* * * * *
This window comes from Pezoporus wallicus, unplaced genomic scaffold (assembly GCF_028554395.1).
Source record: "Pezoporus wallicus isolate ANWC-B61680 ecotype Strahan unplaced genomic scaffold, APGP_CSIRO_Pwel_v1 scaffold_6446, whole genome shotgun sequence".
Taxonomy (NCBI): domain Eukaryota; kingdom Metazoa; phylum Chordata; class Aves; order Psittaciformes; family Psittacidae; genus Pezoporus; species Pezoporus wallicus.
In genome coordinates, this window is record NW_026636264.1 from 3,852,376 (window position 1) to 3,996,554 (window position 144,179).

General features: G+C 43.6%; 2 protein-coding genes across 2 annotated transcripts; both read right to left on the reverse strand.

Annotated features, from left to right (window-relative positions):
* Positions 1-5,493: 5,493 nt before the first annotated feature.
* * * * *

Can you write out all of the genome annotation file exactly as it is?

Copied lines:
This window comes from Pezoporus wallicus, unplaced genomic scaffold (assembly GCF_028554395.1).
Source record: "Pezoporus wallicus isolate ANWC-B61680 ecotype Strahan unplaced genomic scaffold, APGP_CSIRO_Pwel_v1 scaffold_6446, whole genome shotgun sequence".
Taxonomy (NCBI): domain Eukaryota; kingdom Metazoa; phylum Chordata; class Aves; order Psittaciformes; family Psittacidae; genus Pezoporus; species Pezoporus wallicus.
In genome coordinates, this window is record NW_026636264.1 from 3,852,376 (window position 1) to 3,996,554 (window position 144,179).

General features: G+C 43.6%; 2 protein-coding genes across 2 annotated transcripts; both read right to left on the reverse strand.

Annotated features, from left to right (window-relative positions):
* Positions 1-5,493: 5,493 nt before the first annotated feature.